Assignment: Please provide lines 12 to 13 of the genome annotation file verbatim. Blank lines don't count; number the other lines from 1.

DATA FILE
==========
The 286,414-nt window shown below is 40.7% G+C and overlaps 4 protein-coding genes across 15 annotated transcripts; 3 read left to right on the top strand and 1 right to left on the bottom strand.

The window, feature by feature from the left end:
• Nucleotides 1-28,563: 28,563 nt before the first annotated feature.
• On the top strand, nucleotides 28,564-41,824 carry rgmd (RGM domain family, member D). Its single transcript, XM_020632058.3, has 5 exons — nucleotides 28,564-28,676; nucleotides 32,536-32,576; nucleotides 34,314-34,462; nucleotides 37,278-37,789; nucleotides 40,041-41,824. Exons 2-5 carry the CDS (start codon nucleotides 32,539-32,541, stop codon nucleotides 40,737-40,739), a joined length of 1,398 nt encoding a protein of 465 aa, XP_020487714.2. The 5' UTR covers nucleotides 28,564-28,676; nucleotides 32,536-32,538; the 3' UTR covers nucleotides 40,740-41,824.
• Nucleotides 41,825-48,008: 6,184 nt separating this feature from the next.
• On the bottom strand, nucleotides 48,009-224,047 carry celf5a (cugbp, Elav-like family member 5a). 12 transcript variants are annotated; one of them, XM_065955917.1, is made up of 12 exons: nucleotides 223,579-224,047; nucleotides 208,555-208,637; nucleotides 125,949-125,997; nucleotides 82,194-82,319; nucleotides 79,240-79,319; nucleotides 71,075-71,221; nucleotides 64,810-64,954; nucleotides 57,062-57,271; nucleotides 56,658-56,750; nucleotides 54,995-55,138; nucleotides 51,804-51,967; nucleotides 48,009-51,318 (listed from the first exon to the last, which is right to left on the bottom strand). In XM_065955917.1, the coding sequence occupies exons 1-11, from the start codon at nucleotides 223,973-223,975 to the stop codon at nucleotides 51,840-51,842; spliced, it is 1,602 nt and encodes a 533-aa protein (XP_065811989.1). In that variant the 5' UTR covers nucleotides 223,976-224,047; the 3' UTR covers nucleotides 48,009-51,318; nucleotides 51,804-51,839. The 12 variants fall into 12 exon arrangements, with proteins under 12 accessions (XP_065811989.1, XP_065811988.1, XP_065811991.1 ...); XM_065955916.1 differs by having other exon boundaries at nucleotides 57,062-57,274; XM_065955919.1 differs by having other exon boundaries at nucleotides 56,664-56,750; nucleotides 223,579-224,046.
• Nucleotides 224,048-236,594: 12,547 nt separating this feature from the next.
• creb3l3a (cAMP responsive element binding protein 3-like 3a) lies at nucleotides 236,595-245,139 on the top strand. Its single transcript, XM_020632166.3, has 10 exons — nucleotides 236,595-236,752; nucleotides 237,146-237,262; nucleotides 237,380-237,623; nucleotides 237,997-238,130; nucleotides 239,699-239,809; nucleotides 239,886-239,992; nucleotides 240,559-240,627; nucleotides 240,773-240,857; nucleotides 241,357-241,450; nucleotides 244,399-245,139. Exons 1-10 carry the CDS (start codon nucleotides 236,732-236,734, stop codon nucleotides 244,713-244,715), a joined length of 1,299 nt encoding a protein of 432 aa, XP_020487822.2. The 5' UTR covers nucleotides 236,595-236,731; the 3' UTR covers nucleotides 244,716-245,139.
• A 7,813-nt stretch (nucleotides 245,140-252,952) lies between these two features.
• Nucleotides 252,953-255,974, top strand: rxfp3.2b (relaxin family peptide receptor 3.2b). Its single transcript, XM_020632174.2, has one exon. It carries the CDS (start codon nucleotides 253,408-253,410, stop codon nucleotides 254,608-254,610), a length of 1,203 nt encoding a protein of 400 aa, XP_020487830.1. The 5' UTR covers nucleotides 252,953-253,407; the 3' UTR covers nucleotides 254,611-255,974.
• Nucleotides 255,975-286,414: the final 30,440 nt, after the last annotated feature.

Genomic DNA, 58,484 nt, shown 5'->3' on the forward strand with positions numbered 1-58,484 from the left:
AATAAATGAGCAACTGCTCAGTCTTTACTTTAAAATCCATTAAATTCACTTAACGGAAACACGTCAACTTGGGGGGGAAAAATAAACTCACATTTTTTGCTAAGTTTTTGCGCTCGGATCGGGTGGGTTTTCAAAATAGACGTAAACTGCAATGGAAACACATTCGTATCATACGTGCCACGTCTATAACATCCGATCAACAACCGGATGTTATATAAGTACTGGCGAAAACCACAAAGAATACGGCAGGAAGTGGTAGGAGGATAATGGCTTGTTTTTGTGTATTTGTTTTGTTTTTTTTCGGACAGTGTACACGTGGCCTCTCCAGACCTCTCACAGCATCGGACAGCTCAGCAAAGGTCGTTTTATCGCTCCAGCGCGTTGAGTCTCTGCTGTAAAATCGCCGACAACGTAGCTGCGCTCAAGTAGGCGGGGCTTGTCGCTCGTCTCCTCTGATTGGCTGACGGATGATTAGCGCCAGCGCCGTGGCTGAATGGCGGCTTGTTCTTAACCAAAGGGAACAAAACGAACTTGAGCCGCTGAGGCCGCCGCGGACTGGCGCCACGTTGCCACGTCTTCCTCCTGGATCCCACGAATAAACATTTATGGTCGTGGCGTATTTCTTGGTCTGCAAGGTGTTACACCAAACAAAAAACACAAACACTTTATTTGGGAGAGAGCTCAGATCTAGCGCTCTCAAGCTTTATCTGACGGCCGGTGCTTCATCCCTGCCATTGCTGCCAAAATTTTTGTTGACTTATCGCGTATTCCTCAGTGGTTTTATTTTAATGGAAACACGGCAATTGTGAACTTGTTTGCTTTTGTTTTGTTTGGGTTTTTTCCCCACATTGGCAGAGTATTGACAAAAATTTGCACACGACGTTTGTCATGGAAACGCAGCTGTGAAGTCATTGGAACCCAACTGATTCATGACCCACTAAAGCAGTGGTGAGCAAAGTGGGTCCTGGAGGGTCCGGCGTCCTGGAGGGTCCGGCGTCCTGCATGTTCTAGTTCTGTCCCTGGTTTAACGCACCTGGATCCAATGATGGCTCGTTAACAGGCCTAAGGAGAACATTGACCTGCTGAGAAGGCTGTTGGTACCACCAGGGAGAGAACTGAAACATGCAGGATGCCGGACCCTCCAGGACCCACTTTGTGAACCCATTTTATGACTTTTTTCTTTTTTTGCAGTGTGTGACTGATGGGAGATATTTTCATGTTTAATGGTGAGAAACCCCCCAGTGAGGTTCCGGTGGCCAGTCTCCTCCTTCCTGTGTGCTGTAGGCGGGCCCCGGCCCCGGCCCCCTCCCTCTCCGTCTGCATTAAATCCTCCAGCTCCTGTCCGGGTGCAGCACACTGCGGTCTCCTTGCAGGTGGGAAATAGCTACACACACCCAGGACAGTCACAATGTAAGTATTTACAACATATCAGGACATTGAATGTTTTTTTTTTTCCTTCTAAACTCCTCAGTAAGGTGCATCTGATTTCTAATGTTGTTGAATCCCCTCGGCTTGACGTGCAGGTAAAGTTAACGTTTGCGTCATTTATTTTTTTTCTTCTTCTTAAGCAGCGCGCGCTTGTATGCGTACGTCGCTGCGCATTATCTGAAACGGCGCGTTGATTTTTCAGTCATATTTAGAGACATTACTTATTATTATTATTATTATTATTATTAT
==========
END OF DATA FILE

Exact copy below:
Genomic DNA, 58,484 nt, shown 5'->3' on the forward strand with positions numbered 1-58,484 from the left:
AATAAATGAGCAACTGCTCAGTCTTTACTTTAAAATCCATTAAATTCACTTAACGGAAACACGTCAACTTGGGGGGGAAAAATAAACTCACATTTTTTGCTAAGTTTTTGCGCTCGGATCGGGTGGGTTTTCAAAATAGACGTAAACTGCAATGGAAACACATTCGTATCATACGTGCCACGTCTATAACATCCGATCAACAACCGGATGTTATATAAGTACTGGCGAAAACCACAAAGAATACGGCAGGAAGTGGTAGGAGGATAATGGCTTGTTTTTGTGTATTTGTTTTGTTTTTTTTCGGACAGTGTACACGTGGCCTCTCCAGACCTCTCACAGCATCGGACAGCTCAGCAAAGGTCGTTTTATCGCTCCAGCGCGTTGAGTCTCTGCTGTAAAATCGCCGACAACGTAGCTGCGCTCAAGTAGGCGGGGCTTGTCGCTCGTCTCCTCTGATTGGCTGACGGATGATTAGCGCCAGCGCCGTGGCTGAATGGCGGCTTGTTCTTAACCAAAGGGAACAAAACGAACTTGAGCCGCTGAGGCCGCCGCGGACTGGCGCCACGTTGCCACGTCTTCCTCCTGGATCCCACGAATAAACATTTATGGTCGTGGCGTATTTCTTGGTCTGCAAGGTGTTACACCAAACAAAAAACACAAACACTTTATTTGGGAGAGAGCTCAGATCTAGCGCTCTCAAGCTTTATCTGACGGCCGGTGCTTCATCCCTGCCATTGCTGCCAAAATTTTTGTTGACTTATCGCGTATTCCTCAGTGGTTTTATTTTAATGGAAACACGGCAATTGTGAACTTGTTTGCTTTTGTTTTGTTTGGGTTTTTTCCCCACATTGGCAGAGTATTGACAAAAATTTGCACACGACGTTTGTCATGGAAACGCAGCTGTGAAGTCATTGGAACCCAACTGATTCATGACCCACTAAAGCAGTGGTGAGCAAAGTGGGTCCTGGAGGGTCCGGCGTCCTGGAGGGTCCGGCGTCCTGCATGTTCTAGTTCTGTCCCTGGTTTAACGCACCTGGATCCAATGATGGCTCGTTAACAGGCCTAAGGAGAACATTGACCTGCTGAGAAGGCTGTTGGTACCACCAGGGAGAGAACTGAAACATGCAGGATGCCGGACCCTCCAGGACCCACTTTGTGAACCCATTTTATGACTTTTTTCTTTTTTTGCAGTGTGTGACTGATGGGAGATATTTTCATGTTTAATGGTGAGAAACCCCCCAGTGAGGTTCCGGTGGCCAGTCTCCTCCTTCCTGTGTGCTGTAGGCGGGCCCCGGCCCCGGCCCCCTCCCTCTCCGTCTGCATTAAATCCTCCAGCTCCTGTCCGGGTGCAGCACACTGCGGTCTCCTTGCAGGTGGGAAATAGCTACACACACCCAGGACAGTCACAATGTAAGTATTTACAACATATCAGGACATTGAATGTTTTTTTTTTTCCTTCTAAACTCCTCAGTAAGGTGCATCTGATTTCTAATGTTGTTGAATCCCCTCGGCTTGACGTGCAGGTAAAGTTAACGTTTGCGTCATTTATTTTTTTTCTTCTTCTTAAGCAGCGCGCGCTTGTATGCGTACGTCGCTGCGCATTATCTGAAACGGCGCGTTGATTTTTCAGTCATATTTAGAGACATTACTTATTATTATTATTATTATTATTATTAT